Not only are we living longer, the rate of longevity increase is accelerating.
But these statistics do not relate to anything as mundane as prices. Rather, they are about the more gruesome topic of death. Specifically, Blake is predicting how long our children, and children's children, will live - and his conclusions are striking: over the past century, life expectancy in the western world has not only risen, but the rate of increase has accelerated. While someone in the 1840s lived, on average, to 40, today's generation can expect to hit 80, "and for our grandchildren, it could be 160," says Blake, stabbing a pale green corner of his fan chart. Until recently, such morbid number-crunching was of interest only to actuaries, the pensions industry, scientists and doctors. After all, death is not a topic that many of us want to discuss - except in the most abstract terms. And the pensions world was such a slow- moving, sleepy backwater that it rarely attracted the interest of high-flying bankers. [More]While this may offer an investment opportunity for financial wizards, for most of us it presents a good news/bad news scenario. The probability we will outlive our plans and resources grows every day - and not is a good way for most.
If you have not been on the front line of caring for the very old, you may not fully appreciate how many times you will mutter, "I don't want it to be like this for me" even as you become more convinced that is your future.
I have tastelessly remarked from time to time that all the "good" deaths are being eliminated: the "grabber" in the corn crib, the undiscovered cancer that kills in months, infections that overwhelm, the relative quick decline of a lonely widow(er) from simple malnutrition by forgetting to eat, or simply wearing out by overwork.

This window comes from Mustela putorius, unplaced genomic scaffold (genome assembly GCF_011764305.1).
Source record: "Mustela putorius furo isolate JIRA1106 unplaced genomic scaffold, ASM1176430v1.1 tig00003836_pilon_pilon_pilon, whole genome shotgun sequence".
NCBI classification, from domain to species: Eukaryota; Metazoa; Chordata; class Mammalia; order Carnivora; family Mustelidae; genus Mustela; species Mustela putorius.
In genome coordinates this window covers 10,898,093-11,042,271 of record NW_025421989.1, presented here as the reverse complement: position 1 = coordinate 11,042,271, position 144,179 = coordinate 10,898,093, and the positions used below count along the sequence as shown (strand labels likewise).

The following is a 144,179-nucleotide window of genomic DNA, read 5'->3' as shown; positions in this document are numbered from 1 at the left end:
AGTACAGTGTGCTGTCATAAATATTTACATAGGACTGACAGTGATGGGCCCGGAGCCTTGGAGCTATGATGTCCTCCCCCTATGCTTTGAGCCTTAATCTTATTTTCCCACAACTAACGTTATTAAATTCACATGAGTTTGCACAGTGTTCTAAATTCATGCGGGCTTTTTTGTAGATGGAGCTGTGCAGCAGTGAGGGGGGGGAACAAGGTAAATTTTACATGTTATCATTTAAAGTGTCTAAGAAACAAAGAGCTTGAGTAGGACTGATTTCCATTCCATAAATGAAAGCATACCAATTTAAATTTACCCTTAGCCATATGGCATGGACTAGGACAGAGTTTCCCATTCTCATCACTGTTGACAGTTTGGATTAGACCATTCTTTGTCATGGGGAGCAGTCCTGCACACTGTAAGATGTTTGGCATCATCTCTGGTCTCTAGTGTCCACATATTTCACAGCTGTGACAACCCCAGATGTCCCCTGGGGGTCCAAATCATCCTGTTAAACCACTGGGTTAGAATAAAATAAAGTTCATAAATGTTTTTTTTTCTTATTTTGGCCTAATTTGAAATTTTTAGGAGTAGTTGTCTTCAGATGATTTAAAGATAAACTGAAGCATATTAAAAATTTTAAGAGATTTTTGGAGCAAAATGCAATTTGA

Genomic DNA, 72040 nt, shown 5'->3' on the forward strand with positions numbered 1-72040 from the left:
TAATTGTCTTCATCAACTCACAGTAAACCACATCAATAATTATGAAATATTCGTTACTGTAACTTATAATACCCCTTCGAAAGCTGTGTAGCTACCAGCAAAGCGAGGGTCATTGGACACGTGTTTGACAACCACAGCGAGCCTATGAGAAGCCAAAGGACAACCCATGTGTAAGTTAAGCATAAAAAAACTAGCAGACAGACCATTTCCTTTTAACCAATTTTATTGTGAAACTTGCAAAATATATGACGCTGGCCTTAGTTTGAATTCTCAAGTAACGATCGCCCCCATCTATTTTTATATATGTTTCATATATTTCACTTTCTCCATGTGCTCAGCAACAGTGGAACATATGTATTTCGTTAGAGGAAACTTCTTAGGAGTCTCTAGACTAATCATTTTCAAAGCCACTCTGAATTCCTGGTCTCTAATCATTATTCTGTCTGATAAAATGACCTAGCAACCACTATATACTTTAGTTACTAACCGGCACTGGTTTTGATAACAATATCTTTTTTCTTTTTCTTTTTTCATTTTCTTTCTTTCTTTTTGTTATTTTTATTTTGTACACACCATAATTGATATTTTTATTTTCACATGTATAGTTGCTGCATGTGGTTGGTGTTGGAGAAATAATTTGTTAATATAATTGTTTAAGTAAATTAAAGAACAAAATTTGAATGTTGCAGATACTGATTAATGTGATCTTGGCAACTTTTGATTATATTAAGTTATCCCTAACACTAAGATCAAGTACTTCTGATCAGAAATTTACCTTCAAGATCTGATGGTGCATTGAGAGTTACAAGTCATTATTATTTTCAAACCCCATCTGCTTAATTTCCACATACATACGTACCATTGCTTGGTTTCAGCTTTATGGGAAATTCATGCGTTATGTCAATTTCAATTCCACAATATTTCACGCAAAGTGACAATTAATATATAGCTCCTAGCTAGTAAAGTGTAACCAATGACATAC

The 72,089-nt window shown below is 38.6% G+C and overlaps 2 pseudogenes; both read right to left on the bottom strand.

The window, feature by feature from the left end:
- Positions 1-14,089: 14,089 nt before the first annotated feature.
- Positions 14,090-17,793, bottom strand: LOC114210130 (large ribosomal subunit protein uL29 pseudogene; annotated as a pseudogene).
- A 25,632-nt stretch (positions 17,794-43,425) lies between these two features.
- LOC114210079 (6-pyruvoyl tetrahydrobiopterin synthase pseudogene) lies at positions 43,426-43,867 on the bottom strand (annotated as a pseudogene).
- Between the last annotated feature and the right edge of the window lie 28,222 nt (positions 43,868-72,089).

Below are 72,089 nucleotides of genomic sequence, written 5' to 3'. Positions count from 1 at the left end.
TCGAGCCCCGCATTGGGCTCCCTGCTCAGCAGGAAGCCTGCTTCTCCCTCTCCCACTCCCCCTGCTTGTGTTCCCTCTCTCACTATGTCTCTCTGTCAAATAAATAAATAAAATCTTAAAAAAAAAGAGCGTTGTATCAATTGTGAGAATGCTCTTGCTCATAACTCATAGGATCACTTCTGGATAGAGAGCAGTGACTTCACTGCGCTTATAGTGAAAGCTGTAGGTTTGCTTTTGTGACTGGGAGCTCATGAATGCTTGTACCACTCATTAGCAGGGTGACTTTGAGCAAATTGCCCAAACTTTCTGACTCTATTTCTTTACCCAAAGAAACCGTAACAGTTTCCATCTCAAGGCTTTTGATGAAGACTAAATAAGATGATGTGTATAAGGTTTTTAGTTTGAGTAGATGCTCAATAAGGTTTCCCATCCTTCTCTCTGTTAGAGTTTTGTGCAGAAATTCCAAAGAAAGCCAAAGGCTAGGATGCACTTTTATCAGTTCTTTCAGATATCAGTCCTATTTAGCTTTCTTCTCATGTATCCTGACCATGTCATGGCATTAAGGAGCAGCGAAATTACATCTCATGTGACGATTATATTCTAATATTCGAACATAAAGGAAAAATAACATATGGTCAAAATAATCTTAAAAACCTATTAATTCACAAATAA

Nope - what we have to look forward to is Alzheimer's, prostate cancer, dementia, strokes, and assorted lingering wasting deaths - all of which will be funded by somebody.
By this point, I have likely offended some who are still grieving a loved one. I deeply regret this, but it does not change my rather bleak assessment of what modern medicine is trying to accomplish. We are adding some pretty grim years onto many lives at great cost.
There will always be a #1 cause of death. Looking at the contenders:
Number of deaths for leading causes of death
Heart disease: 654,092
Stroke (cerebrovascular diseases): 150,147
Chronic lower respiratory diseases: 123,884
Accidents (unintentional injuries): 108,694
Alzheimer's disease: 65,829
Nephritis, nephrotic syndrome, and nephrosis: 42,762
I'm having trouble choosing my favorite.